How to Seasoning The Egg Barbecue Grill?
Your new grill comes with factory-made oils and contaminants that burn with nasty fumes and taint the taste of any food you cook. Flavoring is all about burning it off before it gets into your food.
When it comes to grilling, it’s all about the seasoning. Rub and marinade. Herbs and Spices. Paraffin and metal filings.
Seasoning your grill is a simple process of oiling and heating your grill before you cook it for the first time. Doing so has many benefits, including eliminating those toxic factory pollutants.
In this article, we’ll explain why seasoning the egg barbecue grill is so important, the benefits of seasoning your grill, and how to do it.
How do I season my new grill?
All new grills, whether charcoal or gas, stainless steel or cast iron, will benefit from seasoning. Just follow these simple steps.
•Rinse and air dry the grill grates thoroughly. No need to use dish soap. If you do, be sure to rinse and dry them thoroughly.
•Using an oiling brush, or even a clean (new!) paintbrush or paper towel, wipe the entire grating with a high heat-resistant oil such as vegetable, peanut, or canola oil. A bottle of spray oil or even a can of Pam will do. You can read more about the importance of choosing the right oils (those with a high “smoke point”) for grilling here.
•Lightly brush or wipe the oil on the inside of the lid, inside the pit, and on the launcher (if your grill has it). The idea here is to bake and seal the grill and grate. With cast iron, the oil actually seeps into the pores of the iron, bakes, hardens and creates a smooth nonstick coating that darkens and improves with each cooking. Click here to learn more about the magic of cast iron.
•Turn up the temperature! Light up your charcoal or turn on your petrol. You want your grill to be screaming hot.
•Let it burn and smoke and work its high heat magic in 30-40 minutes.
The appearance of the grille changes. do not worry! Shiny stainless steel will discolor and darken, and cast iron will have a smooth black sheen. These are signs of the development of a non-stick surface. This is good!
Turn it off and let it cool. Your grill is already seasoned. Get it!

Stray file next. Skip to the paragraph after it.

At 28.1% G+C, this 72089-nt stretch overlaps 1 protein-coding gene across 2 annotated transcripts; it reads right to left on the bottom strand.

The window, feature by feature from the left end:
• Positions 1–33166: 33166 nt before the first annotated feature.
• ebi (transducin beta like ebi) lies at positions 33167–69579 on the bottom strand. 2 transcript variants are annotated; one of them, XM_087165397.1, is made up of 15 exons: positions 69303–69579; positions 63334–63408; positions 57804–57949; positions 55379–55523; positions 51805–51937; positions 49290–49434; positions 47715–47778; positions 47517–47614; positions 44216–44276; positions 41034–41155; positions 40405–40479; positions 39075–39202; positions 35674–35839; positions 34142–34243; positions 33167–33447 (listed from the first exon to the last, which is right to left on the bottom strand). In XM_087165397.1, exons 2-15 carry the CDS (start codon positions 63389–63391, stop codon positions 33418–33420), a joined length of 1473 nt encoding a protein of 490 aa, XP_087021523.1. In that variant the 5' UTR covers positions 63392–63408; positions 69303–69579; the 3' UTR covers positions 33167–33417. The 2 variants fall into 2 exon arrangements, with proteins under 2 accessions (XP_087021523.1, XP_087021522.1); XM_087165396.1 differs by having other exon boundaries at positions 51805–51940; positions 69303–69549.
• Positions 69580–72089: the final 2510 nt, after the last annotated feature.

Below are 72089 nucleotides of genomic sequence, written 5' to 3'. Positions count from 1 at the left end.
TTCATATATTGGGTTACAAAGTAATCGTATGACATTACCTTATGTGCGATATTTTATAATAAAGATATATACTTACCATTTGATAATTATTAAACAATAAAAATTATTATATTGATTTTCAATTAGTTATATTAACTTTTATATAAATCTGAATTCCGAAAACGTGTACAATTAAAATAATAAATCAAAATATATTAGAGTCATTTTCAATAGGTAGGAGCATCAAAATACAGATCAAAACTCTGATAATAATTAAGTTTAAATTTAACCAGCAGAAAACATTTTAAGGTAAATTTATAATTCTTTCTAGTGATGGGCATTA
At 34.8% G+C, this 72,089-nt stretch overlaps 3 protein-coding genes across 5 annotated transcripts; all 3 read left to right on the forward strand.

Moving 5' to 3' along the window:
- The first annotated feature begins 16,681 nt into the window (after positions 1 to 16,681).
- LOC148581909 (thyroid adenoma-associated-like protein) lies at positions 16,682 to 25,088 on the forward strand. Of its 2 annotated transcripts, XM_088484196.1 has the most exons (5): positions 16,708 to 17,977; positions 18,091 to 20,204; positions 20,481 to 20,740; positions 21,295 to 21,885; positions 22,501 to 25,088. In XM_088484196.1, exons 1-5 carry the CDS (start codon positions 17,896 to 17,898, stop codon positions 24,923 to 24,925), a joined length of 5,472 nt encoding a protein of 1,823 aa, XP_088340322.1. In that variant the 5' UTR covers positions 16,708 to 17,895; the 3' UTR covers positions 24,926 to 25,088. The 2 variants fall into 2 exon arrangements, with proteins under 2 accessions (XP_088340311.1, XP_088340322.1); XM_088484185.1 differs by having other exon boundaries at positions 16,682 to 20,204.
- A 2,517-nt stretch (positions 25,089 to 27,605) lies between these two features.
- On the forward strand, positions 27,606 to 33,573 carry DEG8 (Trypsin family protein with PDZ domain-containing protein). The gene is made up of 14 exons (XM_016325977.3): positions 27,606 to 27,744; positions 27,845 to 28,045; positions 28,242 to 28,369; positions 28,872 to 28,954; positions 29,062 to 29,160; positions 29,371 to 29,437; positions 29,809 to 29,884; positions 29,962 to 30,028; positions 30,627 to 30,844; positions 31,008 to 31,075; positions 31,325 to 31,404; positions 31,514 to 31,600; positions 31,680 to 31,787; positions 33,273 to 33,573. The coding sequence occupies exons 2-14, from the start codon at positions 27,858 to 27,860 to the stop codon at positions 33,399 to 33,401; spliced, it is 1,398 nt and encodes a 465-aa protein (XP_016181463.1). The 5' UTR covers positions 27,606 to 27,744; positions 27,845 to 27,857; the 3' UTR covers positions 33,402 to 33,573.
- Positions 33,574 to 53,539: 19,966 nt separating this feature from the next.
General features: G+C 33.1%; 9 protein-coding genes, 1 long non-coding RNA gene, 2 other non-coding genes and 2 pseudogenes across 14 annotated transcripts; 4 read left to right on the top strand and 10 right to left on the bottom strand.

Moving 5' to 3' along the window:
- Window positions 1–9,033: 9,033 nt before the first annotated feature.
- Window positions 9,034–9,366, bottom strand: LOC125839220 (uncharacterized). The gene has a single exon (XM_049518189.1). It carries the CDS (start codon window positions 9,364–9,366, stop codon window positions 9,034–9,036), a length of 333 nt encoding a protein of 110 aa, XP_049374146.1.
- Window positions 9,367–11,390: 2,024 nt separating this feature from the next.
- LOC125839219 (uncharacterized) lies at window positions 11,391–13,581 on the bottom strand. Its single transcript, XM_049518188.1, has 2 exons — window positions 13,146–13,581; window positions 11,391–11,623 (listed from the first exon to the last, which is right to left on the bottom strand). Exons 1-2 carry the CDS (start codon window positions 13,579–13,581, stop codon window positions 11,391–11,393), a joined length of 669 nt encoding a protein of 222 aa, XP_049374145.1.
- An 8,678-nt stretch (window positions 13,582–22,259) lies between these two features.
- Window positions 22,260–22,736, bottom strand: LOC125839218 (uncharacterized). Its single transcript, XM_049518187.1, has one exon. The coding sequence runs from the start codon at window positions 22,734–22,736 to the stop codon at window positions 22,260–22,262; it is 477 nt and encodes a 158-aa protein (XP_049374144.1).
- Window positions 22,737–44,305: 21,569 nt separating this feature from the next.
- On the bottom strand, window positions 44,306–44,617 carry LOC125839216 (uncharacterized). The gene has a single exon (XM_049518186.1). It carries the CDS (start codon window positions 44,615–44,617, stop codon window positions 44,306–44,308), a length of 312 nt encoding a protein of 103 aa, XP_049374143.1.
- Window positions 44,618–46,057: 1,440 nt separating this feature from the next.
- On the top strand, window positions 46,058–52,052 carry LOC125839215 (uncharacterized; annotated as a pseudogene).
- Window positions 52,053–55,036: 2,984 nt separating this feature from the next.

Why should I season my new grill?
You should season your grill before first cooking for the following reasons:
As with all products from the factory, your new grill will be left with paint, manufacturing oil, and dust and metal shavings from shipping.
You don’t want to put any of these on your burgers!
Seasoning will burn off impurities and sanitize the grill. It’s a health and safety check, don’t skip the seasoning!
Easier to Cook and Clean
Seasoning will ensure that nonstick cooking is easier and your grill will function at its best.
This is because cooking oils and fats can stick to the grate, creating a smooth, non-stick surface over time. This is especially true for cast iron grates that are porous and absorb these oils and fats. Of course, the non-stick surface makes cleanup a breeze.
When you grill, the juices and fats in the food evaporate at high heat and coat the entire inner surface of the grill: grill, lid, pit, etc. to provide that signature grilling flavor.
Every time you burn it up, the flavor just gets better and better.
Finally, seasoning can prolong the life of your grill and prevent rust.
In fact, if you take the time to season your grill regularly, you’ll get years of quality grilling and flavor from your grill.
Maintain Your Grill
Just like a car, bike or lawn mower, your grill will perform better with just a little TLC.
Some people say to oil the grate after every cooking, but we recommend seasoning it every few months or so. That’s enough to prevent rust and keep the nice non-stick seasoning coating you get the first time you season your new grill.
When food sticks or you see rust, you’ll know when your grill needs to be reseasoned.
To keep your grill in top shape, simply keep it high for 10 minutes after cooking. Then scrub the grate with a good grill brush.
Don’t forget to spray or brush a thin layer of oil on a warm, clean grill. That way, your grill will be re-seasoned the next time you fire it up.
Can I Season an Old Grill?
Winter is over – BBQ season is here! You throw away the grill cover – oops!
Peeling paint and hardened dirty grates. You’re thinking: New grill. But don’t give up that shabby grill.
First, it’s not peeling paint! This is the layer of carbon that builds up from the smoke after many delicious BBQ feasts. So get out a brush, roll up your sleeves, go in with a decent grill cleaning product or some soapy water, and wipe it clean.
Next, turn on or fire your empty grill and let it burn on high for 20 minutes. This will relax and burn off even the toughest picnic of last summer.
Let the grill cool a bit, then grab your grill brush and wipe off all the grime.
OK, your grill looks so much better. The last thing to do is to season it, so go ahead and follow the steps above.
Beyond Canola Oil
You might be surprised to learn that seasoning your grill isn’t (primarily) about adding flavor. The main goal is to use oil and heat to seal and optimize the performance of the grate.
But hey, we’re all about the taste. And canola oil won’t cut it. So here are some delicious suggestions you can try to add some good smoky flavor as well as lubrication to your grate, from cook to cook.
As the grill heats up, grab your tongs and try rubbing these grates with:
•Half an onion dipped in oil
•Few slices of bacon
•A piece of fat you cut off the meat
•Smoked mesquite chips soaked in oil
Just follow these easy steps to season your new grill – or maintain and reseason your old one – and you’ll enjoy years of top-notch, non-stick, easy-care grilling. No sticky meat. No bad smell. No rusted grill.